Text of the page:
An early 20th-century educator and college dean, James Earl Russell (1864-1945) from 1897 to 1927 developed Teachers College into the nation's leader in the advanced training of elementary and secondary school teachers, administrators, and supervisors.
James Earl Russell was born at Hamden, New York, to Charles and Sarah (McFarland) Russell on July 1, 1864. The only son and eldest of nine children, Russell grew up on a farm and attended the one-room country school in the community. Young Russell was never close to his struggling but unsuccessful father, but was very fond of his mother Sarah, who urged him to seek an education beyond the common school.
Because of limited funds, the only realistic choice of a secondary school was the Delaware Academy, a private school in nearby Delhi. It was here that Russell prepared for college. Although his personal relations with his teachers while at the academy were pleasant, Russell was later to remember his "academical training as a 'veritable nightmare' with considerable emphasis on learning the answers to former examinations." This early sensitivity to the "rigid formalism" of traditional secondary education was to influence Russell's later efforts to improve teaching at the secondary level.
In 1883 Russell won the New York State Regents' scholarship for his district and enrolled at Cornell University, Ithaca, New York, in the face of some opposition from his home community, for "every good Scotch Presbyterian of the community protested … that I would turn out an infidel if allowed to go to Cornell." In the 1880s Cornell was regarded in some quarters as an extremely liberal institution. It was co-educational and the scientific studies were equated with the classical studies. Students were even allowed to select their own pattern of work through the elective system.
At Cornell Russell came under the influence of two great teachers—Jacob Gould Schurman and Benjamin Ide Wheeler. It was Schurman who introduced him to Locke's Essay on Human Understanding, and Wheeler, the philologist, gave Russell an appreciation of Greek life and literature. Both teachers left a lasting impression on the young scholar with their "radical concepts of education."
Russell took the A.B. degree in 1887 with first honors in philosophy and decided on teaching as a career. He taught preparatory Latin and Greek for three years and became headmaster of the Cascadilla School, a private academy in Ithaca, New York. While in Ithaca he became review editor of the School Review, an educational journal established by Schurman. His first contribution as editor was a summary of an article from the London Journal of Education on the education of teachers in Germany. As a result of this publication and other similar work on the Review, Russell began to be recognized as an authority on European education.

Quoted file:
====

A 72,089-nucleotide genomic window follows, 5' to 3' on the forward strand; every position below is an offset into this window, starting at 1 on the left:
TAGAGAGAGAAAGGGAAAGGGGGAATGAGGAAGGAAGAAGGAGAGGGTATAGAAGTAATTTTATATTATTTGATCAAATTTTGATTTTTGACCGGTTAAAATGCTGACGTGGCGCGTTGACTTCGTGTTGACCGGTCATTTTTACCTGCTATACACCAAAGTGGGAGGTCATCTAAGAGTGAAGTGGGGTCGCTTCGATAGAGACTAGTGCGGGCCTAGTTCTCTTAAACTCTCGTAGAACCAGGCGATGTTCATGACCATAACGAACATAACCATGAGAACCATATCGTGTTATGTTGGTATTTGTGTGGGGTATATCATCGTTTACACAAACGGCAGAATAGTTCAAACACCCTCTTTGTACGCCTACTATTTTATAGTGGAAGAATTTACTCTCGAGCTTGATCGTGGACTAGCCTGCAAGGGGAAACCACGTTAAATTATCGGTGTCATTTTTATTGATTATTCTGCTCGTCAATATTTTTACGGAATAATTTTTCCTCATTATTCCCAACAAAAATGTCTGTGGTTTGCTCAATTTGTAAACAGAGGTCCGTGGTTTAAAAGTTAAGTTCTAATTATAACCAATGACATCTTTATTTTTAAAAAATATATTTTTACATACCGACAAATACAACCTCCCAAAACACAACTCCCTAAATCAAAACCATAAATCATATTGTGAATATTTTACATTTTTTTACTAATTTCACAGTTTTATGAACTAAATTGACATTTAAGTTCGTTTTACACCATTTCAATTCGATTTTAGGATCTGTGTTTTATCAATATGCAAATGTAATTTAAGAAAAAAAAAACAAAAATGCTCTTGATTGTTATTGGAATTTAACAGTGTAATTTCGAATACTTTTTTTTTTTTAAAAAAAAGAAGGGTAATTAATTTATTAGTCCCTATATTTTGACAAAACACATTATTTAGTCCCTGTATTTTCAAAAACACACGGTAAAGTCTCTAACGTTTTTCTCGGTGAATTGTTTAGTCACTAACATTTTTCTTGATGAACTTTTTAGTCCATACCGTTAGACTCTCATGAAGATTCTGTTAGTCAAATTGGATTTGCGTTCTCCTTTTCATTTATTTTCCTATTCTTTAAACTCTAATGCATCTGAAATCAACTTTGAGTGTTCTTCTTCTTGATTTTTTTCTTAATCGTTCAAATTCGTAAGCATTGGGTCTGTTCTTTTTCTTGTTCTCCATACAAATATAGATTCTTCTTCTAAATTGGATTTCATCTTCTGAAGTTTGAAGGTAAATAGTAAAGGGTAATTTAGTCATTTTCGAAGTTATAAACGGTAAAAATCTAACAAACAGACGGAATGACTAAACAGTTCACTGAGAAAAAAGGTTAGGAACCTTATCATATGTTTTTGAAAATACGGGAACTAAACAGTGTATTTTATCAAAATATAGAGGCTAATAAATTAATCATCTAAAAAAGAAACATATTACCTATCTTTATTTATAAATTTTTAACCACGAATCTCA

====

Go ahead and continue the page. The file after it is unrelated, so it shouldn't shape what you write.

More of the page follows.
In 1893 Russell, becoming increasingly dissatisfied with the rigid formalism of American secondary education, resigned his position at Cascadilla and made plans to study in Germany. There he studied pedagogy with Wilhelm Rein at Jena and in 1894 went to Leipzig and took his Ph.D. under Volkelt in philosophy and Wilhelm Wundt in psychology. He also studied secondary schools in Germany, France, and England. Russell was to retain a lasting but favorable impression of the training given to German teachers and the way the German system of education prepared students for their roles in society. He was, however, fundamentally distrustful of the anti-democratic tendencies and the authoritarian character of Germany's system of universal education. In spite of these misgivings Russell returned to the United States in 1895 convinced that a high degree of professional training was necessary and desirable for teachers and that education was an important subject for study and research at the university level.
Back in the United States, Russell accepted a position as professor of philosophy and pedagogy at the University of Colorado. He remained there for two years expanding the university's program for teacher training. While in Colorado Russell was beginning to achieve a national reputation through his increasing activity in professional organizations and numerous publications.
In 1897 Russell accepted an invitation to join the faculty of Teachers College in New York City as head of the Department of Psychology. The invitation had been extended by his old teacher Benjamin Ide Wheeler, who had temporarily accepted the presidency. Teachers College at that time was a struggling normal school whose loose affiliation with Columbia University was in danger of termination because of philosophical and jurisdictional disputes between the two institutions. To resolve the controversy, Russell offered an organizational plan in which Teachers College would become a professional school and a part of the university structure having the same rank as the law and medical schools. The president of Columbia was to become ex officio president of Teachers College. The plan was approved with some modification and the young educator, within three months of his arrival in New York, became dean of the newly structured school.